Front Page Titles (by Subject) MISSION TO VENICE. - The Historical, Political, and Diplomatic Writings, vol. 4 (Diplomatic Missions 1506-1527)
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MISSION TO VENICE. - Niccolo Machiavelli, The Historical, Political, and Diplomatic Writings, vol. 4 (Diplomatic Missions 1506-1527) 
The Historical, Political, and Diplomatic Writings of Niccolo Machiavelli, tr. from the Italian, by Christian E. Detmold (Boston, J. R. Osgood and company, 1882). Vol. 4.
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MISSION TO VENICE.
Most Serene Prince and Most Excellent Lord: —
We send to your Serene Highness our citizen Niccolo Machiavelli, who will relate to you in our name the extortion and violence beyond all expectation, and done in contempt of what is due to the friendship existing between your illustrious republic and ours, by a man in a port and town of your most illustrious dominion, against three of our young men who were coming from Ragusa with a sum of money which they brought from the Levant as is usual.
We beg your Serene Highness to put full faith in all that our envoy will explain to you in our name. And most earnestly do we entreat you to receive his reclamation favorably, and to cause restitution to be made to our merchants of what has so violently been taken from them. This is what we hope from the integrity and consummate justice of your most illustrious Serene Highness, to whom we recommend ourselves most humbly, and whom we pray the Almighty most happily to preserve.
Consules Artis Lanæ et Cons. Reip. Florentinæ in Romania } Civitatis Florentiæ.
Dat. Florentiæ ex officio nostro die 19 mensis Augusti 1525.
Resolved upon by us,19 August, 1525.
Very Dear Niccolo: —
We use but few words with you, because we know your prudence and the great experience you have so often shown in affairs of much greater difficulty than the present, and because you have fully understood our object in sending you to Venice. But so as not to fail in the responsibility which rests upon every one who sends another on a mission, we have prepared these few lines relative to what we intend you to do in our name on your mission to Venice. You will proceed then as promptly and as conveniently as you can to Venice, whither may our Lord God guide you safely. The first thing you are to do after your arrival will be to call upon the Bishop of Feltre, Papal Nuncio to that republic, for whom you have letters from Rome; and after having delivered these to him, we wish you to try, with all the skill you can command, to possess yourself of a letter that is enclosed in the letter to him. That letter is one of those which Benedetto Inghirami has written to us from Ancona, and in it he relates at length the whole affair. We had sent the letter to Rome, for the purpose of more fully elucidating the case; and at Rome they have enclosed it in the letter to the Nuncio which you are taking with you. We tell you this because that letter varies in some respects from the deposition of the witnesses, which might give umbrage and perhaps create difficulties rather than serve our cause.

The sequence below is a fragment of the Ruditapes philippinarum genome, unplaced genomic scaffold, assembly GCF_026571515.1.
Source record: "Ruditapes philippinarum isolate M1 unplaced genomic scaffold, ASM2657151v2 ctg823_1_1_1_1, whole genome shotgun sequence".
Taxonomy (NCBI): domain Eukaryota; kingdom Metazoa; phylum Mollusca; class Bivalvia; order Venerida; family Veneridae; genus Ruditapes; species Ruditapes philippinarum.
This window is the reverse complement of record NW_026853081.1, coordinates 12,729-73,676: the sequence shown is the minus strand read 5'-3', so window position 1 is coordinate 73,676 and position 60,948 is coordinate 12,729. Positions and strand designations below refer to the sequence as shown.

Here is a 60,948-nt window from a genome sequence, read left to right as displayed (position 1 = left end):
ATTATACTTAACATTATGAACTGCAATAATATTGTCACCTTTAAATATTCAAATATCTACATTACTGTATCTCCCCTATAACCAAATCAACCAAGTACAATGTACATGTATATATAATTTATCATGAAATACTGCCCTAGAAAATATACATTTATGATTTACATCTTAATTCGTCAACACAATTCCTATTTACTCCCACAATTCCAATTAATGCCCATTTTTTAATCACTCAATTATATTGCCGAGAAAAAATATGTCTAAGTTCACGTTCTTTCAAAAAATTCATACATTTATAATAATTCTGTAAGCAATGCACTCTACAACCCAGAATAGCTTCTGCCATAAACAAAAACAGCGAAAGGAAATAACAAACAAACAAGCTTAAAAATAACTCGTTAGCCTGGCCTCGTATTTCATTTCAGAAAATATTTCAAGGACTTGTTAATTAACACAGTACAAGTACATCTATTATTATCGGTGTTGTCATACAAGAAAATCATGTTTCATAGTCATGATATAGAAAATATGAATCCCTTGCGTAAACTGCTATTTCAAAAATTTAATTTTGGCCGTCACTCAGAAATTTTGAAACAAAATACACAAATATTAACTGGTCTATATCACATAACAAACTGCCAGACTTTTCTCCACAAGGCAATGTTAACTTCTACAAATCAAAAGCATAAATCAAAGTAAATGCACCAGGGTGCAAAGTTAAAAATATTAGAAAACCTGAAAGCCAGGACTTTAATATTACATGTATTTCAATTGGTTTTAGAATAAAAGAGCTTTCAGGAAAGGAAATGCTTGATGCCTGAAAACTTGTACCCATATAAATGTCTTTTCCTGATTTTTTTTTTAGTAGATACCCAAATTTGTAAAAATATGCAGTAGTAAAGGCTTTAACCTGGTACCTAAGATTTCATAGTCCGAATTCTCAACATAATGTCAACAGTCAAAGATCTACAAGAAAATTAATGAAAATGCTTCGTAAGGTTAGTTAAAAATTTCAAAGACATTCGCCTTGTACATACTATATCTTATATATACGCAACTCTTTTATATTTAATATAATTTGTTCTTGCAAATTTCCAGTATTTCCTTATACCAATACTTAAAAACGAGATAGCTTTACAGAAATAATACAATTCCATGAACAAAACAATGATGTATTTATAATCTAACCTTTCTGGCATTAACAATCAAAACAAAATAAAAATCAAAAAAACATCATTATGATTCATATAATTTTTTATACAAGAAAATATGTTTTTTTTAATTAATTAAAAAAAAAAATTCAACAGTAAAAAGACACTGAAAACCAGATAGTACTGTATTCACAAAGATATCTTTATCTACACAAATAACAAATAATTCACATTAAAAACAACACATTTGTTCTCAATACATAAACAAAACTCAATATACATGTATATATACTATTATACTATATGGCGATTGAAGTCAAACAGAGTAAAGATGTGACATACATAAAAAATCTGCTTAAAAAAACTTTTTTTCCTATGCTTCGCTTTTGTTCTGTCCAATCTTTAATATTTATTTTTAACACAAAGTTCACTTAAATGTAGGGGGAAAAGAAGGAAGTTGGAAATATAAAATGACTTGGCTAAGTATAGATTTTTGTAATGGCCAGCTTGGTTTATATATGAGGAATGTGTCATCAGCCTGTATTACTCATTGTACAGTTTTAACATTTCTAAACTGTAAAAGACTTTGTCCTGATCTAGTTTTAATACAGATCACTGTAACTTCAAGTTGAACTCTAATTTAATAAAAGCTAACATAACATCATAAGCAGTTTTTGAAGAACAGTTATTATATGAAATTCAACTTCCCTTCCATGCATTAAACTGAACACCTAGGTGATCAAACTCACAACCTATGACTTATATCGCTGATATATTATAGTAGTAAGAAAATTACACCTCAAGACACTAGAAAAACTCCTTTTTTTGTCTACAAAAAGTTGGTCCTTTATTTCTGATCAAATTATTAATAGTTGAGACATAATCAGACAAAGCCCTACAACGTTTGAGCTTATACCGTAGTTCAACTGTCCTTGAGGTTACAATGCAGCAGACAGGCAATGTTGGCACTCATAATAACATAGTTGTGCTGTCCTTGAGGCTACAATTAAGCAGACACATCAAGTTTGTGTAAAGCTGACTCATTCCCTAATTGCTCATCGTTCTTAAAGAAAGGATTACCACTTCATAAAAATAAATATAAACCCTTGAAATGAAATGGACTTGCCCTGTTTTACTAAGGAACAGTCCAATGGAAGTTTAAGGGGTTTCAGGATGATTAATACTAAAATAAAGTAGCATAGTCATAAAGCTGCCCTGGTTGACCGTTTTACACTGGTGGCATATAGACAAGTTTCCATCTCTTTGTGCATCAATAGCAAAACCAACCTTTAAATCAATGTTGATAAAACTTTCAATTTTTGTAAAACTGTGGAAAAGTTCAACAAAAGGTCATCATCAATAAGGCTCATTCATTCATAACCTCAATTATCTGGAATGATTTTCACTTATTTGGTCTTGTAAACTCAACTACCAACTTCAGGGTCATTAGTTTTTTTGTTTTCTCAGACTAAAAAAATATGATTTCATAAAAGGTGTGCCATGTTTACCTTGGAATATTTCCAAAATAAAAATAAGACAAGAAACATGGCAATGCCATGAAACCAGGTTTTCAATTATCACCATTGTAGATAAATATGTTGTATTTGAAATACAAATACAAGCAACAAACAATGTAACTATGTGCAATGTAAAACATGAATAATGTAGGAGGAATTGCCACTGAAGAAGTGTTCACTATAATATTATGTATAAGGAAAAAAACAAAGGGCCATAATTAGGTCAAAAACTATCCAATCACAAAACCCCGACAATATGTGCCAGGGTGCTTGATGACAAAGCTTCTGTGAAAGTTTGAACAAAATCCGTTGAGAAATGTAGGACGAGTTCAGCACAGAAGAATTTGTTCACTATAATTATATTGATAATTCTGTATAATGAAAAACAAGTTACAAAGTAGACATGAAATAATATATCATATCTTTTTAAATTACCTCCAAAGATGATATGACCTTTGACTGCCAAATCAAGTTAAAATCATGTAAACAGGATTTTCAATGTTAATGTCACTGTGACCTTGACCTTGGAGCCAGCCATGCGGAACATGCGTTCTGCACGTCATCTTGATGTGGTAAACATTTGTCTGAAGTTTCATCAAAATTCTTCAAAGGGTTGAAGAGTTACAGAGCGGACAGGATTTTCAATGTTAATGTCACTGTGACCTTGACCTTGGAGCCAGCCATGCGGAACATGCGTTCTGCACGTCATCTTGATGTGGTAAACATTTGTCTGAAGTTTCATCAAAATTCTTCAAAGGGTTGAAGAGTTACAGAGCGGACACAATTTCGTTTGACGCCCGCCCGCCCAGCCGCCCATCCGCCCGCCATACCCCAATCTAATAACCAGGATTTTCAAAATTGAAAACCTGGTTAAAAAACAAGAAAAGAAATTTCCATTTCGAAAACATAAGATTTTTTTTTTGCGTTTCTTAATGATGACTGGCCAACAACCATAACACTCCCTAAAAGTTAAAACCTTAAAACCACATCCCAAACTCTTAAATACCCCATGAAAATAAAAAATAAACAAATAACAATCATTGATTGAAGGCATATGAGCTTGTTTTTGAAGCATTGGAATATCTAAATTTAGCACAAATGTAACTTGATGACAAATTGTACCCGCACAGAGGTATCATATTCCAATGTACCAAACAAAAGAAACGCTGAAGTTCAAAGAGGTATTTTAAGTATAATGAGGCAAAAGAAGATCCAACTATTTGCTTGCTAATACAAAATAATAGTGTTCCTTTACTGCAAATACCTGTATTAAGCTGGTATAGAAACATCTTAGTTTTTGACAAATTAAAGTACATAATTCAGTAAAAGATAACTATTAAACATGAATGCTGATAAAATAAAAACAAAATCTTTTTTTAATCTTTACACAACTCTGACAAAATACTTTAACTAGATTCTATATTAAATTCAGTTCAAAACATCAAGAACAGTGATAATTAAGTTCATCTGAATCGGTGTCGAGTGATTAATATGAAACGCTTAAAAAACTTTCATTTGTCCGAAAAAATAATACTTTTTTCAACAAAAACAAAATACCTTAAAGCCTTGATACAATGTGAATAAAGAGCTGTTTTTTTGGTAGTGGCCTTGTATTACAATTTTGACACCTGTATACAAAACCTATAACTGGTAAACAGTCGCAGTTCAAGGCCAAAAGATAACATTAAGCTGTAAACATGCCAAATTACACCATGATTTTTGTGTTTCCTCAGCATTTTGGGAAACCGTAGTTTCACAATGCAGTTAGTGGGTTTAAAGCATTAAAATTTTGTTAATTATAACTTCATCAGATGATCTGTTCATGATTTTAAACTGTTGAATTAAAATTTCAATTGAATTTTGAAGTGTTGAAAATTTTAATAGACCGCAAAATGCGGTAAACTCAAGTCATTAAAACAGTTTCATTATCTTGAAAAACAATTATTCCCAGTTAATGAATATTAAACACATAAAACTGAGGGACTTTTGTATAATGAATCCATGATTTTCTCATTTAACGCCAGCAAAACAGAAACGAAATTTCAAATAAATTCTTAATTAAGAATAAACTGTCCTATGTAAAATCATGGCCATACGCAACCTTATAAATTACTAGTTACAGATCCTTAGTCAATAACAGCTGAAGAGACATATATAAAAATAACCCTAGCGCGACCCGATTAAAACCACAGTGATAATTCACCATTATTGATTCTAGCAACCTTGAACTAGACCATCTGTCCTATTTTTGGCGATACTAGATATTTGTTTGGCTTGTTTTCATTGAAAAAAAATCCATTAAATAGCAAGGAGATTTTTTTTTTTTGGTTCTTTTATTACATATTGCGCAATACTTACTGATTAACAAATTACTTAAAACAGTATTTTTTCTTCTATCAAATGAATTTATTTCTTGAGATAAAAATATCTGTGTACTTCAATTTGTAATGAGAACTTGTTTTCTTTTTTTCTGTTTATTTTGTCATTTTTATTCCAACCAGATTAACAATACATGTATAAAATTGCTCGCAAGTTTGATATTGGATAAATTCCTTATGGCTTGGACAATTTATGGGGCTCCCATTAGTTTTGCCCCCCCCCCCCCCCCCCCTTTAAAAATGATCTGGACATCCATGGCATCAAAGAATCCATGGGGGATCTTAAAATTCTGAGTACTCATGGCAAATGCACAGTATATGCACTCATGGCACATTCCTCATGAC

After the Nuncio has read that letter, you must take it from his hands, saying that it is superfluous, as the young men who have written it are here in person, and can state their case better and with greater brevity verbally. Coming then to discuss as to what course to take, you will follow his Lordship’s advice, and then you will go with his Lordship, presuming that he will want to accompany you, or alone, and present yourself before the most illustrious Doge and the Venetian lords, for whom you have a brief from his Holiness, and a letter from our Magnificent Signori, which you will present to them with the customary ceremonies. When you shall have obtained an audience and permission to speak, you will expose to their Lordships, on our behalf, the extortion and robbery beyond all expectation and what is due to the sincere friendship existing between their republic and ours, in their port and by a Venetian, upon three of our young men, who were coming from Ragusa with money brought from the Levant in the usual way. You will demand the restitution of what has been taken from them, in the strongest and most efficacious terms that you can employ, and which, with your habitual prudence, you will deem most suitable for obtaining the result we so much desire, and to get back what has been violently taken and stolen.